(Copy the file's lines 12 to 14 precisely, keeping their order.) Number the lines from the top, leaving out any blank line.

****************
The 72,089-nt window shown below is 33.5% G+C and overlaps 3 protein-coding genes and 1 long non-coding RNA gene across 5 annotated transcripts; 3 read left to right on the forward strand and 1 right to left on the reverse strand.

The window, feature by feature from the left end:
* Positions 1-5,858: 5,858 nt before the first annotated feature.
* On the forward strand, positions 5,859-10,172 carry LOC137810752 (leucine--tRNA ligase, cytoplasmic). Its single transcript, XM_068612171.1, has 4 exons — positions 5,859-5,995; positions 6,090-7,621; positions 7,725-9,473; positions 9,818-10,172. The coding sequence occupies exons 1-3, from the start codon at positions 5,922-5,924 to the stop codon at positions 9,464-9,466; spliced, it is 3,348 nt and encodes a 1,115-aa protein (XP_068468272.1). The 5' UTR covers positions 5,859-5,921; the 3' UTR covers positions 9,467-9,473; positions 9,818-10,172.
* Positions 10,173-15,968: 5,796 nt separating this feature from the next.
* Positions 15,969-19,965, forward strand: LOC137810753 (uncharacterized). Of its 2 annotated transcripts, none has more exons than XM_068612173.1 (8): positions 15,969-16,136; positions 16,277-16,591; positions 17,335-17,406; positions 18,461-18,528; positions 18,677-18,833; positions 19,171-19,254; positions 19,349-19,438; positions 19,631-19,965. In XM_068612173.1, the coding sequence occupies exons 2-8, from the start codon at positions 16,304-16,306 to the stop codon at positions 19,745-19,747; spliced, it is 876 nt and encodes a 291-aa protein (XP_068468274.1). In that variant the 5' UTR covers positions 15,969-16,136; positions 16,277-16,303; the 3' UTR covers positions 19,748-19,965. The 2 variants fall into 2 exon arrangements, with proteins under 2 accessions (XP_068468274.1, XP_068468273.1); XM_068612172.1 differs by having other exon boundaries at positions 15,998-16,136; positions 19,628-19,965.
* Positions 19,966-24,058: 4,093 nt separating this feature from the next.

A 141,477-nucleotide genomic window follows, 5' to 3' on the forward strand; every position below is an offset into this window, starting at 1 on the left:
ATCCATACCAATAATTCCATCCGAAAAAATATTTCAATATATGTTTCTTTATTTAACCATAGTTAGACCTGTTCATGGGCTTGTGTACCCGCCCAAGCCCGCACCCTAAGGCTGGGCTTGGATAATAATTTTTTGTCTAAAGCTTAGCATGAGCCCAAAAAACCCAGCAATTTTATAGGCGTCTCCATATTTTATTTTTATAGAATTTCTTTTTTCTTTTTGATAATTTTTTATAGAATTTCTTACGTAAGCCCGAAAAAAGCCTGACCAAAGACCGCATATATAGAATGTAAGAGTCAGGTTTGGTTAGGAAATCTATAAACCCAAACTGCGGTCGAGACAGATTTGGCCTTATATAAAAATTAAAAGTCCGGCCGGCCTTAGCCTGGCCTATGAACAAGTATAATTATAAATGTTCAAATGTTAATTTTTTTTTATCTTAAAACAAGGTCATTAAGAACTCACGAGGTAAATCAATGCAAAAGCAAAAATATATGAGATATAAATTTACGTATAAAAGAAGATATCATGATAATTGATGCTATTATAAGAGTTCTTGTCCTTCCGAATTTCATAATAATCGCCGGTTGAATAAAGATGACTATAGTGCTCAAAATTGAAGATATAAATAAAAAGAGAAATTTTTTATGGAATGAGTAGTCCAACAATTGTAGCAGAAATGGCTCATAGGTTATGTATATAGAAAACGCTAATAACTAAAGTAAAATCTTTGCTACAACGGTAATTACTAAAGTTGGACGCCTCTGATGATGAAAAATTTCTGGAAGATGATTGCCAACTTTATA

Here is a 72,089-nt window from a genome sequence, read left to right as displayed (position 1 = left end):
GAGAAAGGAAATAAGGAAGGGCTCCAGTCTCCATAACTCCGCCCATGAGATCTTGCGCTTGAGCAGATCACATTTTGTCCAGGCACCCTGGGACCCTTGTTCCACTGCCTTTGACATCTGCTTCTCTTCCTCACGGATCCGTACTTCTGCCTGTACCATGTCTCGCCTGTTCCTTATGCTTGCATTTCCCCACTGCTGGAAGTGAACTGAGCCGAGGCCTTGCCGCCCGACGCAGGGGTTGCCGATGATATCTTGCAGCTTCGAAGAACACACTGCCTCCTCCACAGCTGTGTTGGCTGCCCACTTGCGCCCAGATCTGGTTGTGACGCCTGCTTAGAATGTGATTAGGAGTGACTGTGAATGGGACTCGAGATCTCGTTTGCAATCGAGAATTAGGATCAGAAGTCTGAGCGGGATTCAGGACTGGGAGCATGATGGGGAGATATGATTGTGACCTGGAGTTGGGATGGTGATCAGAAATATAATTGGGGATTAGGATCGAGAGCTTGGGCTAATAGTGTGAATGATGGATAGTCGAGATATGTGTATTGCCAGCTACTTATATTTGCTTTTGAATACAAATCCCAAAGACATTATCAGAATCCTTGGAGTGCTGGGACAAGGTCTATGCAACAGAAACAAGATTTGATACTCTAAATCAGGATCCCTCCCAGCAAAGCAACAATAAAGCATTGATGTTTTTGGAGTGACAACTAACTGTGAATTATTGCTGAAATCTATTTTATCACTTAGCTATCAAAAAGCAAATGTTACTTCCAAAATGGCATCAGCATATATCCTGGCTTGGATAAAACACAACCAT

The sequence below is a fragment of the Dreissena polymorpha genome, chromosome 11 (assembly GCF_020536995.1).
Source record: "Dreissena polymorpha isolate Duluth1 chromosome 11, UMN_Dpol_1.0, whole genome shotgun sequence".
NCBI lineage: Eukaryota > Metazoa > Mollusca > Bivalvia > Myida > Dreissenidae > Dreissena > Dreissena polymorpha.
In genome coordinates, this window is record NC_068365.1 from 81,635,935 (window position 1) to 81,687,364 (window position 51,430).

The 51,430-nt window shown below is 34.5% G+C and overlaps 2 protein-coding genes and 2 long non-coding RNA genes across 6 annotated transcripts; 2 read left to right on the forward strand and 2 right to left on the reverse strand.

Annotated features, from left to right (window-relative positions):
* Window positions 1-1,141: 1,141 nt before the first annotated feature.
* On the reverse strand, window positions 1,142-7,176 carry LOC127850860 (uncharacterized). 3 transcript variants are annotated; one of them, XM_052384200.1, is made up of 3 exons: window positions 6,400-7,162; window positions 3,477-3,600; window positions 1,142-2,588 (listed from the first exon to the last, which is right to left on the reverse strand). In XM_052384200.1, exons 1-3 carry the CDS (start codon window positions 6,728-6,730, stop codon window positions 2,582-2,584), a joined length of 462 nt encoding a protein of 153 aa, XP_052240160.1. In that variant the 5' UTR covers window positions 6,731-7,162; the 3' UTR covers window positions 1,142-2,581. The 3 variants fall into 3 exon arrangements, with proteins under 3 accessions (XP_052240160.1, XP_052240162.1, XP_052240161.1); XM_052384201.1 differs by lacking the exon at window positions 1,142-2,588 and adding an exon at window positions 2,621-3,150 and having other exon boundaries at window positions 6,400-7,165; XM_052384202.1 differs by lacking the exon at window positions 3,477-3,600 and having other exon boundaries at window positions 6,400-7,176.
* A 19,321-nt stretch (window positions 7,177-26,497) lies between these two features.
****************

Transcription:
The sequence below is a fragment of the Dreissena polymorpha genome, chromosome 11 (assembly GCF_020536995.1).
Source record: "Dreissena polymorpha isolate Duluth1 chromosome 11, UMN_Dpol_1.0, whole genome shotgun sequence".
NCBI lineage: Eukaryota > Metazoa > Mollusca > Bivalvia > Myida > Dreissenidae > Dreissena > Dreissena polymorpha.